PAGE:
US & Canada

How easy is it for Donald Trump to be impeached?

Donald Trump stands half hidden behind a post at the White House Image copyright EPA
Image caption Donald Trump has found himself linked to a number of scandals

The Russia inquiry continues to plague Donald Trump's fledgling presidency, but calls to impeach him remain wishful liberal thinking for now.

Just how easy is it to remove a president from the White House? And exactly who has been impeached in the past? The answer may surprise you...

Just what is impeachment?

The aim for those bringing charges when someone is impeached is the accused's eventual removal from office - whether they be president of the US, or an official.

The US constitution states a president "shall be removed from office on impeachment for, and conviction of, treason, bribery, or other high crimes or misdemeanours".

Exactly what "high crimes and misdemeanours" covers is up for debate.

Image copyright AFP
Image caption The House last voted to impeach a president - Bill Clinton - in 1998

The process of impeachment has to be started by the House of Representatives, and only needs a simple majority to pass. A trial will be set in the Senate.

But here, a two-thirds vote is necessary for removal - and this milestone has never been reached in America's history.

Who has actually been impeached?

Despite it being threatened on numerous occasions, only two presidents have ever actually been impeached.

Most recently, Bill Clinton - the 42nd president of the United States - found himself impeached on the grounds of perjury in front of a grand jury and obstruction of justice, after he lied about the nature of his affair with Monica Lewinsky and then allegedly asked her to lie about it as well.

The House voted 228 to 206 in favour of impeaching President Clinton for the first charge, and 221 to 212 on the second.

It should be noted that, at the time in December 1998, Mr Clinton's approval rating as president was at 72%.

However, when it reached the Senate in 1999, it failed to get close to the two-thirds backing it needed in order to pass. As an analysis piece the BBC ran at the time noted, "in their eagerness to bring down the president, they never stopped to think whether the charges could be proved beyond reasonable doubt".

The second? Clue: It wasn't Richard Nixon. (More on this lower down).

Image copyright AFP
Image caption Unlike Mr Trump, Mr Clinton's approval ratings were sky high. Pictured: Mr Clinton, wife Hillary and US House Minority Leader Dick Gephardt speak after he was impeached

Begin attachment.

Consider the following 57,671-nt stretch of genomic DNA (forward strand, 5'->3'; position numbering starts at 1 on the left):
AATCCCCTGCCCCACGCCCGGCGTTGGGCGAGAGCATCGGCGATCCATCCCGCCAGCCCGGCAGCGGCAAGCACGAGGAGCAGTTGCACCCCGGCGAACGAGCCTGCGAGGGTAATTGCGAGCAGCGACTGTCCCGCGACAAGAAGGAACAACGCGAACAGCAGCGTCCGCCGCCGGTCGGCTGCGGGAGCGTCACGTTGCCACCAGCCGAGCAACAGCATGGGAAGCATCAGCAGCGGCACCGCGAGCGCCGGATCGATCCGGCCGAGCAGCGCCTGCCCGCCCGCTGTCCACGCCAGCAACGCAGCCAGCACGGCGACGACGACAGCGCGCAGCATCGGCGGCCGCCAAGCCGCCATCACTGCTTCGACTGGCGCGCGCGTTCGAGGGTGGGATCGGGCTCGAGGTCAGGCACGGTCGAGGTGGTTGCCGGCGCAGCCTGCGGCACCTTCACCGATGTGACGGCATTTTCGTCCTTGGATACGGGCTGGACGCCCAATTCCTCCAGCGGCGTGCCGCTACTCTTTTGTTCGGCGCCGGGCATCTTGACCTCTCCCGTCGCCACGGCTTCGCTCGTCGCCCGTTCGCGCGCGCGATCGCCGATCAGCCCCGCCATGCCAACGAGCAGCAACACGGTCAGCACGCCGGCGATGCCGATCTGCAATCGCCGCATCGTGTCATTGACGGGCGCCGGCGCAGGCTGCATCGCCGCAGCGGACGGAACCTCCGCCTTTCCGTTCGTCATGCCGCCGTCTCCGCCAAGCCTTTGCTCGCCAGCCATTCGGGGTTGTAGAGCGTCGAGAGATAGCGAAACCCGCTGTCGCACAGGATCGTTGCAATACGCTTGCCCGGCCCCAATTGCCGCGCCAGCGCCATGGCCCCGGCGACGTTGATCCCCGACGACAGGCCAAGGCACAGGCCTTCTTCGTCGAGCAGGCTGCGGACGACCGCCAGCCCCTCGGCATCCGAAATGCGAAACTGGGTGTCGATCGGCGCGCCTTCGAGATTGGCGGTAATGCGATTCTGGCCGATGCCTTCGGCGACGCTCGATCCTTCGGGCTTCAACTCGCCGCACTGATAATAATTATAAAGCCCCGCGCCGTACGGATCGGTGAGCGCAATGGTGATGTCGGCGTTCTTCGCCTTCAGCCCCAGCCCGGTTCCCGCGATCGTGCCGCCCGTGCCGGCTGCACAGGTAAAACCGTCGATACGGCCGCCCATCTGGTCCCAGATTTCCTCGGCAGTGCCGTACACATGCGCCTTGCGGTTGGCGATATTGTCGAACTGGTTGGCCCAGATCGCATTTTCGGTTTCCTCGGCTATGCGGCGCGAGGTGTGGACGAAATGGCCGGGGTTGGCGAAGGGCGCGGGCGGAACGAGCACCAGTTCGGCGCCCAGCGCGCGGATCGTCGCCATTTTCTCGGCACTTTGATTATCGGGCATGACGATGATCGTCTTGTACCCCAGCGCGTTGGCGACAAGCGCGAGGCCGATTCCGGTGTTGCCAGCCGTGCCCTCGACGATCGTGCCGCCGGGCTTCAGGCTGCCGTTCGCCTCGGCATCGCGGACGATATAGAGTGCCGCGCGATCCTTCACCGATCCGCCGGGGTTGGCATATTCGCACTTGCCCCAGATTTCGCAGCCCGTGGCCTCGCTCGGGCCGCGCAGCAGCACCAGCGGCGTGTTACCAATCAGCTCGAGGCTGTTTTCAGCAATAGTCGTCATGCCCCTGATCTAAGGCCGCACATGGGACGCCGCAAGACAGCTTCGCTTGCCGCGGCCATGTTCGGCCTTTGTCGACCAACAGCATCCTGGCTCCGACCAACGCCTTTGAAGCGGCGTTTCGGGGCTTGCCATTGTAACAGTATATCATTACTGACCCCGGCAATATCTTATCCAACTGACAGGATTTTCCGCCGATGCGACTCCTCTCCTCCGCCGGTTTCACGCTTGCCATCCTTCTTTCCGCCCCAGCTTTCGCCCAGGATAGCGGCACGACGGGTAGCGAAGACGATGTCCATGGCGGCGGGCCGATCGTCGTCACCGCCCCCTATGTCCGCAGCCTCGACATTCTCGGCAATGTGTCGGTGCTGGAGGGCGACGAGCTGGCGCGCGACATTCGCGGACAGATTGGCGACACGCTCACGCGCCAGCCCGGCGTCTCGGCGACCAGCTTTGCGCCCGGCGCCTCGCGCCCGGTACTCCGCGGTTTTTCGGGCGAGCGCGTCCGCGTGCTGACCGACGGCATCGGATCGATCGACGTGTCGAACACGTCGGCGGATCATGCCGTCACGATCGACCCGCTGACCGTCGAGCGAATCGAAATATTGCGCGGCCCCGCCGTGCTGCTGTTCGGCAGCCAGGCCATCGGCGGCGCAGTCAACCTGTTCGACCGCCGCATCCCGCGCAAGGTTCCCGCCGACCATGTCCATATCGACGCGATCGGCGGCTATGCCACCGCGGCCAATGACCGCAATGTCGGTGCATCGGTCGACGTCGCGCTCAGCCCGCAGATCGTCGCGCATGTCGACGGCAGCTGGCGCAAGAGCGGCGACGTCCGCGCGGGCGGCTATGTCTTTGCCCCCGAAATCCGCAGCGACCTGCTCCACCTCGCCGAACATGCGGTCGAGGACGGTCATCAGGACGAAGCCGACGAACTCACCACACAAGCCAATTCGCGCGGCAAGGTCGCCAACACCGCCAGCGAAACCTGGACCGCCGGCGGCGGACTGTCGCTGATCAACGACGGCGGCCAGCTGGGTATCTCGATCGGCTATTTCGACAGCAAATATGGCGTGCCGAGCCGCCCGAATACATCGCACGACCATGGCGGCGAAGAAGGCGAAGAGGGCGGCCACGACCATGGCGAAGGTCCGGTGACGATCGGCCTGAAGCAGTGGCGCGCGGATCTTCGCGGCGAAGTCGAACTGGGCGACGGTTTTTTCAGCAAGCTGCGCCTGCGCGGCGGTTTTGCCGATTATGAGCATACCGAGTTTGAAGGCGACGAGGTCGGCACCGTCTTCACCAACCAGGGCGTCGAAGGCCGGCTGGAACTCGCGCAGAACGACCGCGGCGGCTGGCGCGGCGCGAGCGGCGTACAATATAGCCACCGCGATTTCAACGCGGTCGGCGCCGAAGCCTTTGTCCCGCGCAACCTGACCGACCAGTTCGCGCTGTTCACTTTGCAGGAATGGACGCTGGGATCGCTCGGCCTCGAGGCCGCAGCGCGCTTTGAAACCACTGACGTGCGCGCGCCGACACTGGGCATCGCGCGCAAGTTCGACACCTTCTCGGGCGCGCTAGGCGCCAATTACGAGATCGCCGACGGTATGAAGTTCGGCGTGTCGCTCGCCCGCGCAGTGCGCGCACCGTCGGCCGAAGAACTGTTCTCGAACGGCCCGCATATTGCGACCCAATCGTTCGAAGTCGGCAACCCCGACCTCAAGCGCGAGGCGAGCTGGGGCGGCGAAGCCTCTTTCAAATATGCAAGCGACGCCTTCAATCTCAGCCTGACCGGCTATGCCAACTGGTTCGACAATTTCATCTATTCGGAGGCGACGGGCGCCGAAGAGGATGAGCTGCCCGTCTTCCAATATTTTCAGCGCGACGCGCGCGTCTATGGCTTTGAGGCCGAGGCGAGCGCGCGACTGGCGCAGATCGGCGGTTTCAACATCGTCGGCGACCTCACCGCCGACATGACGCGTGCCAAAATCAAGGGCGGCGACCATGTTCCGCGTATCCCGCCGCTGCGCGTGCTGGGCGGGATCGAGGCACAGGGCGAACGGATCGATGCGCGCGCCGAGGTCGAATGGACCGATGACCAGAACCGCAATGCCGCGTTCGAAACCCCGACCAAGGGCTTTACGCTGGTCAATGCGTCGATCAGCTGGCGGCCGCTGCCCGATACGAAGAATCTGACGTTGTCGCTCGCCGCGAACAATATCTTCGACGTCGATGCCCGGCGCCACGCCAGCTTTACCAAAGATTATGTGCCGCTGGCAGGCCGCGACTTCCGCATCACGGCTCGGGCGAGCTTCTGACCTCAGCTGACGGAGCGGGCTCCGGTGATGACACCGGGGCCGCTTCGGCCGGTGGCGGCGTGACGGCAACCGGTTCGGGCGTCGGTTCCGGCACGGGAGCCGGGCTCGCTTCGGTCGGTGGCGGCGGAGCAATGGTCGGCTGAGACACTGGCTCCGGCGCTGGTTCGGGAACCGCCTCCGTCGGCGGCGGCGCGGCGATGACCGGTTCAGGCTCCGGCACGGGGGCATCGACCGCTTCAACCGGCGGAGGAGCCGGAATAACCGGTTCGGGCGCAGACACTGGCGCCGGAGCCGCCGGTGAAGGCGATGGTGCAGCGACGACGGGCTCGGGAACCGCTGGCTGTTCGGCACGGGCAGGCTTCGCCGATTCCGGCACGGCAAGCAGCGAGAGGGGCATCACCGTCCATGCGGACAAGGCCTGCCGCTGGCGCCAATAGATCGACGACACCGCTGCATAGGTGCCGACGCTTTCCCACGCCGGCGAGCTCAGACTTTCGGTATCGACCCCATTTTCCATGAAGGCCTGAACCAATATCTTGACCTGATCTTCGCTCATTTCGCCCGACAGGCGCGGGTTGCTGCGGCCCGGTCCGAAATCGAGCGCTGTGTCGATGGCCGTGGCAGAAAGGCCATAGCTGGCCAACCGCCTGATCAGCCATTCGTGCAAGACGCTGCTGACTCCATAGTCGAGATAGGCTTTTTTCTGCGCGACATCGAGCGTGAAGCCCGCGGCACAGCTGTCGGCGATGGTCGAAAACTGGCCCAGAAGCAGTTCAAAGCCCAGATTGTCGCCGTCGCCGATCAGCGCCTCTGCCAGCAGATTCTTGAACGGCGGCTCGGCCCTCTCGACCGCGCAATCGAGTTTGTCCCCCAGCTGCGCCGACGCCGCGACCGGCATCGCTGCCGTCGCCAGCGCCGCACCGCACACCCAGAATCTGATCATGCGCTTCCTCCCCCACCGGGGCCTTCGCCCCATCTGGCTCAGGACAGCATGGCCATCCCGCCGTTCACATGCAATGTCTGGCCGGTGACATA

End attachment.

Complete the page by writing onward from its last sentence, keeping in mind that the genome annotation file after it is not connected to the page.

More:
In fact, the only other president impeached was Andrew Johnson, who served for four years from 1865 - the 17th person to hold the role.

He was impeached by the House in 1868. The vote came just 11 days after he got rid of Edwin Stanton, his secretary of war - a man who didn't agree with his policies.

The parallels between Mr Stanton's firing and that of Mr Comey - a man who also reportedly disagreed with Mr Trump - have not gone unnoticed in the American press.

Unlike Mr Clinton, however, Mr Johnson's survival was a close call: the two-thirds majority was missed by just one vote, thanks to a number of Republicans.

Later, Iowa senator James Grimes explained: "I cannot agree to destroy the harmonious working of the Constitution for the sake of getting rid of an unacceptable president."

So - could Mr Trump be impeached?

In theory yes. He could technically be accused of violations of his oath of office to "preserve, protect, and defend" the US constitution, according to the writers of Lawfare Blog.

In practice, however, it is far more unlikely.

As the BBC's North America reporter Anthony Zurcher points out, "if this were a Democratic-controlled House of Representatives, articles of impeachment would likely be in the drafting process".

Image copyright Getty Images
Image caption The impeachment trial of President Andrew Johnson

The fact is, they are not. The Republicans control the House by 238 to 193. They control the Senate by 52 to 46, plus two independents.

The vast majority of Republicans have remained loyal to President Trump despite his approval ratings dropping to ever increasing lows. Monitoring website FiveThirtyEight puts the average at just 39.9% - and that is based on polls taken before this week.

Of course, there are the notable exceptions. Senator John McCain told a dinner in May that the scandals surrounding the President are reaching "Watergate size and scale".

Others are playing down each and every bump in the road. But there are beginning to be signs of exasperation within the party.

"Can we have a crisis-free day?" Republican Senator Susan Collins of Maine reportedly told CNN. "That's all I'm asking."

Even Senate majority leader, Senator Mitch McConnell, said the White House could do with "a little less drama".

But thoughts will soon be turning to the forthcoming elections in 2018, and every candidate will surely have to ask: is this president hurting my chances?

Finally: just how did Mr Nixon avoid impeachment?

He did what every sensible person does when they know the tide has turned against them. He quit.

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